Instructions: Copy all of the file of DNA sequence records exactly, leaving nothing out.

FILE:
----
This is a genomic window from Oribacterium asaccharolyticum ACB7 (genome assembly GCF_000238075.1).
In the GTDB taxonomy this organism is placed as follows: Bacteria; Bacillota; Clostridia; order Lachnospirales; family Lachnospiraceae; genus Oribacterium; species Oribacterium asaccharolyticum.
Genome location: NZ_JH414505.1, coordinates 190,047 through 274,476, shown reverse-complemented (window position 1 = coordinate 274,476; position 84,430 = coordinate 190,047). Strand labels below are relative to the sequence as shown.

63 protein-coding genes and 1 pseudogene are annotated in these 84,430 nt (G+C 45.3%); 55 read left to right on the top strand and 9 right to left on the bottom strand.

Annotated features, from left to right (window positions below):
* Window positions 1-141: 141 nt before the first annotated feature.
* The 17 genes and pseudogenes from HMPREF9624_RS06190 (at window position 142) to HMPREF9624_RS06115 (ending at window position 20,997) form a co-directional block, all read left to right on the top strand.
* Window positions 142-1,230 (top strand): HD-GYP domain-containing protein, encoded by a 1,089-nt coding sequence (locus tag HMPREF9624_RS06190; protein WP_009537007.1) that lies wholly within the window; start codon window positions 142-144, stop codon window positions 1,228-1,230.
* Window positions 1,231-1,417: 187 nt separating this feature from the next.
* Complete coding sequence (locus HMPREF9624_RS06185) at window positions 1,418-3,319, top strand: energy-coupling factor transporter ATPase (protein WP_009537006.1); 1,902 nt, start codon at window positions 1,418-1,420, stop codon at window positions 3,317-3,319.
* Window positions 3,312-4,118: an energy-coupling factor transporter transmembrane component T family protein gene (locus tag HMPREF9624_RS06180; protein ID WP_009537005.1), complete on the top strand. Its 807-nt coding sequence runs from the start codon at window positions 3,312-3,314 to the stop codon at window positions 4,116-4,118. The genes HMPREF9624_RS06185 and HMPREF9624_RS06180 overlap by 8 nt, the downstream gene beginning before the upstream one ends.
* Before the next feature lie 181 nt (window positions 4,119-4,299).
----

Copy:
This is a genomic window from Oribacterium asaccharolyticum ACB7 (genome assembly GCF_000238075.1).
In the GTDB taxonomy this organism is placed as follows: Bacteria; Bacillota; Clostridia; order Lachnospirales; family Lachnospiraceae; genus Oribacterium; species Oribacterium asaccharolyticum.
Genome location: NZ_JH414505.1, coordinates 190,047 through 274,476, shown reverse-complemented (window position 1 = coordinate 274,476; position 84,430 = coordinate 190,047). Strand labels below are relative to the sequence as shown.

63 protein-coding genes and 1 pseudogene are annotated in these 84,430 nt (G+C 45.3%); 55 read left to right on the top strand and 9 right to left on the bottom strand.

Annotated features, from left to right (window positions below):
* Window positions 1-141: 141 nt before the first annotated feature.
* The 17 genes and pseudogenes from HMPREF9624_RS06190 (at window position 142) to HMPREF9624_RS06115 (ending at window position 20,997) form a co-directional block, all read left to right on the top strand.
* Window positions 142-1,230 (top strand): HD-GYP domain-containing protein, encoded by a 1,089-nt coding sequence (locus tag HMPREF9624_RS06190; protein WP_009537007.1) that lies wholly within the window; start codon window positions 142-144, stop codon window positions 1,228-1,230.
* Window positions 1,231-1,417: 187 nt separating this feature from the next.
* Complete coding sequence (locus HMPREF9624_RS06185) at window positions 1,418-3,319, top strand: energy-coupling factor transporter ATPase (protein WP_009537006.1); 1,902 nt, start codon at window positions 1,418-1,420, stop codon at window positions 3,317-3,319.
* Window positions 3,312-4,118: an energy-coupling factor transporter transmembrane component T family protein gene (locus tag HMPREF9624_RS06180; protein ID WP_009537005.1), complete on the top strand. Its 807-nt coding sequence runs from the start codon at window positions 3,312-3,314 to the stop codon at window positions 4,116-4,118. The genes HMPREF9624_RS06185 and HMPREF9624_RS06180 overlap by 8 nt, the downstream gene beginning before the upstream one ends.
* Before the next feature lie 181 nt (window positions 4,119-4,299).